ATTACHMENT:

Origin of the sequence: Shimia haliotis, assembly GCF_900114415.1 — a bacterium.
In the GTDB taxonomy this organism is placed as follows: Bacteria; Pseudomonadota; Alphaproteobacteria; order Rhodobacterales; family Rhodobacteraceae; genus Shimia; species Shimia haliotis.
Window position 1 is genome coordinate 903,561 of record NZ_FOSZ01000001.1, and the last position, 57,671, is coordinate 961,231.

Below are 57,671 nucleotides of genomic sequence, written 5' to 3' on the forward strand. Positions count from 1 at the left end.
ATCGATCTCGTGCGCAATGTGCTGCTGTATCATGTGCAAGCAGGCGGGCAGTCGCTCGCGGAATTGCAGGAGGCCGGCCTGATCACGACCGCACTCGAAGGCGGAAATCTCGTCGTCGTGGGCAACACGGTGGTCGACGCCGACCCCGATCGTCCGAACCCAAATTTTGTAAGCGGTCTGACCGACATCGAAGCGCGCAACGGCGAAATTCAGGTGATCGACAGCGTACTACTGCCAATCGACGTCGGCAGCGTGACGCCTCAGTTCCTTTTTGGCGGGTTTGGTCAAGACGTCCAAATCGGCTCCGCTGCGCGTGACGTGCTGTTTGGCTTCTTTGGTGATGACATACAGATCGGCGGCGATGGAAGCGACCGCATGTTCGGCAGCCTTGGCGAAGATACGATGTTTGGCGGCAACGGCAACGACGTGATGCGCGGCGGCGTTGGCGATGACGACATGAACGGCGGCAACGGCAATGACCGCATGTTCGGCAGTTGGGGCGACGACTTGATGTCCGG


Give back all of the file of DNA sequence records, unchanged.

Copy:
Origin of the sequence: Shimia haliotis, assembly GCF_900114415.1 — a bacterium.
In the GTDB taxonomy this organism is placed as follows: Bacteria; Pseudomonadota; Alphaproteobacteria; order Rhodobacterales; family Rhodobacteraceae; genus Shimia; species Shimia haliotis.
Window position 1 is genome coordinate 903,561 of record NZ_FOSZ01000001.1, and the last position, 57,671, is coordinate 961,231.

Below are 57,671 nucleotides of genomic sequence, written 5' to 3' on the forward strand. Positions count from 1 at the left end.
ATCGATCTCGTGCGCAATGTGCTGCTGTATCATGTGCAAGCAGGCGGGCAGTCGCTCGCGGAATTGCAGGAGGCCGGCCTGATCACGACCGCACTCGAAGGCGGAAATCTCGTCGTCGTGGGCAACACGGTGGTCGACGCCGACCCCGATCGTCCGAACCCAAATTTTGTAAGCGGTCTGACCGACATCGAAGCGCGCAACGGCGAAATTCAGGTGATCGACAGCGTACTACTGCCAATCGACGTCGGCAGCGTGACGCCTCAGTTCCTTTTTGGCGGGTTTGGTCAAGACGTCCAAATCGGCTCCGCTGCGCGTGACGTGCTGTTTGGCTTCTTTGGTGATGACATACAGATCGGCGGCGATGGAAGCGACCGCATGTTCGGCAGCCTTGGCGAAGATACGATGTTTGGCGGCAACGGCAACGACGTGATGCGCGGCGGCGTTGGCGATGACGACATGAACGGCGGCAACGGCAATGACCGCATGTTCGGCAGTTGGGGCGACGACTTGATGTCCGG